According to current DUI laws in Colorado, a person is guilty of a DUI if he or she operates a motor vehicle while under the influence of alcohol and/or one or more drugs, OR he or she operates a motor vehicle as a habitual user of any controlled substance.
As stated above, with regard to marijuana use, any amount of THC over five nanograms per milliliter of blood provides law enforcement the ability to charge a driver with a DUI.
As currently written, Colorado law treats impairment the same, regardless of whether it stems from alcohol or drug use.
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Specifically, that means that if a law enforcement officer makes a traffic stop based on a suspicion that the driver is under the influence of any substance, the officer may request that the driver submit to a breathalyzer test or blood test. Unfortunately for the individual pulled over, he or she does not have the option of speaking to an attorney prior to submitting to such testing; as such a request may be deemed a refusal.
It is important to note that a refusal to submit to chemical testing carries an automatic suspension of the individual’s driver’s license for one year.
More often than not what this means for drivers in Colorado is that they will have only two choices: accept the charges and corresponding punishment, or fight the charges in a court of law with the help of an attorney with experience in this area. The latter may seem costly, but given that the average DUI sentence includes fines and fees along with potential incarceration and a mark on a driver’s permanent record, hiring an attorney in cases involving a DUI charge may be the most prudent course of action.
It is important to remember that once a law enforcement officer has determined that probable cause exists to make a traffic stop, a DUI citation may be issued to the driver based on that determination. This is not only regardless of which chemical test is used, but also applies if the driver refuses to submit to chemical testing.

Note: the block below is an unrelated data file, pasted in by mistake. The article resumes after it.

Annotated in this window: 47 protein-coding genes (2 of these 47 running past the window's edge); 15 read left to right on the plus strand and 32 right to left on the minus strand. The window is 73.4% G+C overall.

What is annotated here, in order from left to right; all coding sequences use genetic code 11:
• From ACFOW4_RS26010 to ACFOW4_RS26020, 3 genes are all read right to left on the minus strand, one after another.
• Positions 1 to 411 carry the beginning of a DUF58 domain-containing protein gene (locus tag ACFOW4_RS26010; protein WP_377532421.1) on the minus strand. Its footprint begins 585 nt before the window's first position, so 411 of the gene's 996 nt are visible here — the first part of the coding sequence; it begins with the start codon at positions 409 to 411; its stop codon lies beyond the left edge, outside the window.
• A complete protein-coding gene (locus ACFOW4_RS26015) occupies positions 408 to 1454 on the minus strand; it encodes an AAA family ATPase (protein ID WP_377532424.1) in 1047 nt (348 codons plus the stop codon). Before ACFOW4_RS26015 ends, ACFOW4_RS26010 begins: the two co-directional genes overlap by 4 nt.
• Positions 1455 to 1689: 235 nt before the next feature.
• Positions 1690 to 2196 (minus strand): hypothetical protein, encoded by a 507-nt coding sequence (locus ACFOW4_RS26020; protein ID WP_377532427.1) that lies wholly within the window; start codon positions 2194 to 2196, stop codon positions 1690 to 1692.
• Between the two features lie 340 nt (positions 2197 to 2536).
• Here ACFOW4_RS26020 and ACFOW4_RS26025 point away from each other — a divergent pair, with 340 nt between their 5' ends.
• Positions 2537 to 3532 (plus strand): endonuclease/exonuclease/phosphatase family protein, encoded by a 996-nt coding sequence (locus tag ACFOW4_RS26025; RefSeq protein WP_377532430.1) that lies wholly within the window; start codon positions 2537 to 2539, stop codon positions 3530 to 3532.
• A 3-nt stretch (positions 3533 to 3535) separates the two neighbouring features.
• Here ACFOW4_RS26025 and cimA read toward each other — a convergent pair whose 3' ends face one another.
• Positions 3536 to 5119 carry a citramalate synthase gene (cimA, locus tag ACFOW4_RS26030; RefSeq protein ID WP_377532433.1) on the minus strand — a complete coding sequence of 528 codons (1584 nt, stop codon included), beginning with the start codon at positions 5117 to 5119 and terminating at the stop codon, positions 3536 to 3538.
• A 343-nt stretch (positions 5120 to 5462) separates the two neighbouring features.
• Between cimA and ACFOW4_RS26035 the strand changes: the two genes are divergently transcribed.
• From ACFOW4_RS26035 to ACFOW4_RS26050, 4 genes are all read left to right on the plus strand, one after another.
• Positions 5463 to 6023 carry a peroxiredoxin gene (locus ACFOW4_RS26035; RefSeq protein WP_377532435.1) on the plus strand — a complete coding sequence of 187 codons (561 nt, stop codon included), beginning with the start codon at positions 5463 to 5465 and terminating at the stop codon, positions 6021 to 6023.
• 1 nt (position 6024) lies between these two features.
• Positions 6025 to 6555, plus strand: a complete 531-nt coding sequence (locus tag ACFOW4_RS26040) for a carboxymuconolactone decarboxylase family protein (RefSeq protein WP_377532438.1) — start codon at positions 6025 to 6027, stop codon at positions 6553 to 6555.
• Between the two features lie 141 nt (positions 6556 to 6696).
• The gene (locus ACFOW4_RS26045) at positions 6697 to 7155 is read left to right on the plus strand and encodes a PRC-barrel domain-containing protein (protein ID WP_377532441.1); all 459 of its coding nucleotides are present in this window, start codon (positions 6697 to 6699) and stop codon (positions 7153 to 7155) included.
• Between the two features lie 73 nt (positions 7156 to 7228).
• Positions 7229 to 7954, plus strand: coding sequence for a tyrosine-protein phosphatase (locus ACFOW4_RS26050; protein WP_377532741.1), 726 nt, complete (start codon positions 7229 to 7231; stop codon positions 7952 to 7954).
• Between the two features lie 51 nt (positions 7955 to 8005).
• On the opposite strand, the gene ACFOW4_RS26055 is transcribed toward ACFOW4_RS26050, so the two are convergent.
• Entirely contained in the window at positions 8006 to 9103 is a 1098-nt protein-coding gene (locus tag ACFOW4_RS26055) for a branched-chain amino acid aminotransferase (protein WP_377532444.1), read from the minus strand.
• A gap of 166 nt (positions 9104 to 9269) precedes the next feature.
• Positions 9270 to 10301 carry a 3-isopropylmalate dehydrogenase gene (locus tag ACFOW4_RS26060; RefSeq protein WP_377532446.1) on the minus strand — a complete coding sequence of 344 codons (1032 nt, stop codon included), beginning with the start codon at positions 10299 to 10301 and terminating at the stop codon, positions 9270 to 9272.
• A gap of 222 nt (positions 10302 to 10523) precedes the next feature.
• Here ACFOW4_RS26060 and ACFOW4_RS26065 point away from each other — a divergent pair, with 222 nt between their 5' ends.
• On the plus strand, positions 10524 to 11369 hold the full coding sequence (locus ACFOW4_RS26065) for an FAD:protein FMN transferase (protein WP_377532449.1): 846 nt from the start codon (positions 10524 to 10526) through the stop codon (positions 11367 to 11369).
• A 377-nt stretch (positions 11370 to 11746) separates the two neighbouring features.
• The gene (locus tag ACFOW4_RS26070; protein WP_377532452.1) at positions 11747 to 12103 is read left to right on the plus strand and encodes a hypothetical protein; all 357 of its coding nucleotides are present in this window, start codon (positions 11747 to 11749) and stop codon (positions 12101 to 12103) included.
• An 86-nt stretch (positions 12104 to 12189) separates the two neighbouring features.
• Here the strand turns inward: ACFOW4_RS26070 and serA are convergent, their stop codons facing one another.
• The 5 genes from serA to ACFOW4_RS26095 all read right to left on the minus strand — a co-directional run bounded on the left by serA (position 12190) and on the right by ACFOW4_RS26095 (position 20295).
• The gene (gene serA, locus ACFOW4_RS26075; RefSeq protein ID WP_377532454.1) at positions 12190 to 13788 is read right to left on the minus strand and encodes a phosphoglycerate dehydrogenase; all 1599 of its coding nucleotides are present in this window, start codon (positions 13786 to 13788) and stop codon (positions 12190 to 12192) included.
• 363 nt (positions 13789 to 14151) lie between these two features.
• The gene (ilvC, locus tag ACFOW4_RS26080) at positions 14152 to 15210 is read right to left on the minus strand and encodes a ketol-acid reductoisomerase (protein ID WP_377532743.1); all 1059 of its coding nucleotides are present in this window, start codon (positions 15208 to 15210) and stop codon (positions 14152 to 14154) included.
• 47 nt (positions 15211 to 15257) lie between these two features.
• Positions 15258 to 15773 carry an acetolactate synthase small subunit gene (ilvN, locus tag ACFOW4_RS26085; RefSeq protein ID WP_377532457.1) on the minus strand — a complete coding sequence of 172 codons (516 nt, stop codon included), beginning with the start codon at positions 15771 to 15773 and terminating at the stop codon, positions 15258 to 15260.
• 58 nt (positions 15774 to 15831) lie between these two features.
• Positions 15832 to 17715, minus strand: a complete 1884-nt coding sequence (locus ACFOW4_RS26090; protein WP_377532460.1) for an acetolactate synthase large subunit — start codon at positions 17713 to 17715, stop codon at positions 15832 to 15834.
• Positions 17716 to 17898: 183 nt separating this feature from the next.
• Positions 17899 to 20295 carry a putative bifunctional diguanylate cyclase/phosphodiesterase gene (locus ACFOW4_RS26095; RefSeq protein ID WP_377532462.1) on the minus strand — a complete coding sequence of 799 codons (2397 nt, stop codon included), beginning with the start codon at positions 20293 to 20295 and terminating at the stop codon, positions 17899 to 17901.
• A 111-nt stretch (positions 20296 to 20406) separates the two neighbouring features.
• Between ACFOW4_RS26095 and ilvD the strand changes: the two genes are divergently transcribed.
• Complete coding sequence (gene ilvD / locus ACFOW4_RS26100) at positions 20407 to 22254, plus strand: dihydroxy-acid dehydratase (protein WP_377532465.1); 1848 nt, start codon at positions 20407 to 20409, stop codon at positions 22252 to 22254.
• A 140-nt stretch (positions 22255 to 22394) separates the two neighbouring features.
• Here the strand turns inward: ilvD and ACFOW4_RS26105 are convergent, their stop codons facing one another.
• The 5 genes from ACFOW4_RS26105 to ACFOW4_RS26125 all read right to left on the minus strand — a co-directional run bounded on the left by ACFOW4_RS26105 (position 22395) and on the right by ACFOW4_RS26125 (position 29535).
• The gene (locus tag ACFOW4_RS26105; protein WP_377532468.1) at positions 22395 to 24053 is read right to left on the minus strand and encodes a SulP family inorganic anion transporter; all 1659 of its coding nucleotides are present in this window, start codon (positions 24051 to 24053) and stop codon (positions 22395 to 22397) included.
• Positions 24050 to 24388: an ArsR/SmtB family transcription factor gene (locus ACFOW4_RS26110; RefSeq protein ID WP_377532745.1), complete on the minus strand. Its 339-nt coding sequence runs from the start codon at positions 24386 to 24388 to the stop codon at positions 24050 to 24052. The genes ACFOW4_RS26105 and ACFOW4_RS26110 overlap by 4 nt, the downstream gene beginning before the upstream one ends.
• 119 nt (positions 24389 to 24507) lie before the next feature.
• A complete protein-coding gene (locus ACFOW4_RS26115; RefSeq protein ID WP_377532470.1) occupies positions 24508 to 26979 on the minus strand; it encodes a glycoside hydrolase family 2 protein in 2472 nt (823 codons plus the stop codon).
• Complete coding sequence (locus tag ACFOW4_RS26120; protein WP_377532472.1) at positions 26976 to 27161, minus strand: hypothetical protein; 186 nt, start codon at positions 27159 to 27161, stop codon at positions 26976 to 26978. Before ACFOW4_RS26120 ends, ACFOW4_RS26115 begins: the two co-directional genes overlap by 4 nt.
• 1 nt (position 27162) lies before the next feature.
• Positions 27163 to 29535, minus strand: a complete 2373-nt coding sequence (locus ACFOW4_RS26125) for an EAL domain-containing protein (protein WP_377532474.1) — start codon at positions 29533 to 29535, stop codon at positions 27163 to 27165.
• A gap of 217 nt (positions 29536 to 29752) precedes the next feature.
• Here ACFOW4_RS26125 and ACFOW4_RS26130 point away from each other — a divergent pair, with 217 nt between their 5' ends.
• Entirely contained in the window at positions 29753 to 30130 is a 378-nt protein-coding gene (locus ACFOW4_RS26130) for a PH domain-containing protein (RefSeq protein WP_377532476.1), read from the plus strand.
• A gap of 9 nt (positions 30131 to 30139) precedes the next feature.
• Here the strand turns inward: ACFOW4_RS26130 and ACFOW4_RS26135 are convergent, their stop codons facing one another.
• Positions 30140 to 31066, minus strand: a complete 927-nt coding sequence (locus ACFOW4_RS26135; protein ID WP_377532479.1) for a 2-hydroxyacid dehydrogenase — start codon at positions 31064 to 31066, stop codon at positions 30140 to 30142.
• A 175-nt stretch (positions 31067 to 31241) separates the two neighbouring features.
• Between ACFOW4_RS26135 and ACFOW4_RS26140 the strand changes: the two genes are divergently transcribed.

In Colorado, penalties for driving under the influence are no different if the offending substance is marijuana rather than alcohol.
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Complicating matters is the fact that there is currently no breathalyzer test for marijuana. It should also be noted that officers may require that a suspected impaired driver submit to both a breathalyzer and blood test, if the breathalyzer results show that the driver is not impaired by alcohol. Colorado courts have found that officers who have probable cause to support a breath alcohol test, and that test shows no impairment, drug use is a reasonable explanation for the driver’s intoxication. This means that officers in Colorado do not need additional evidence of suspected drug use to request that a driver submit to a blood test.
This issue has led to an increase in officers completing Colorado’s Drug Recognition Expert (DRE) program. The DRE program was designed to aid law enforcement in the prevention of drugged driving by teaching officers how to identify a driver who may be impaired by a substance other than alcohol.
Five nanograms of THC are all that is needed to change a motorist’s life forever by a DUI, and Colorado’s law enforcement officers remain vigilant. Therefore, if you are planning on taking advantage of the new marijuana laws in Colorado, it is best if you also plan to use alternate means of transportation to enjoy all that Colorado has to offer.
Please don’t hesitate to contact my office if you have any questions! The first consultation is free!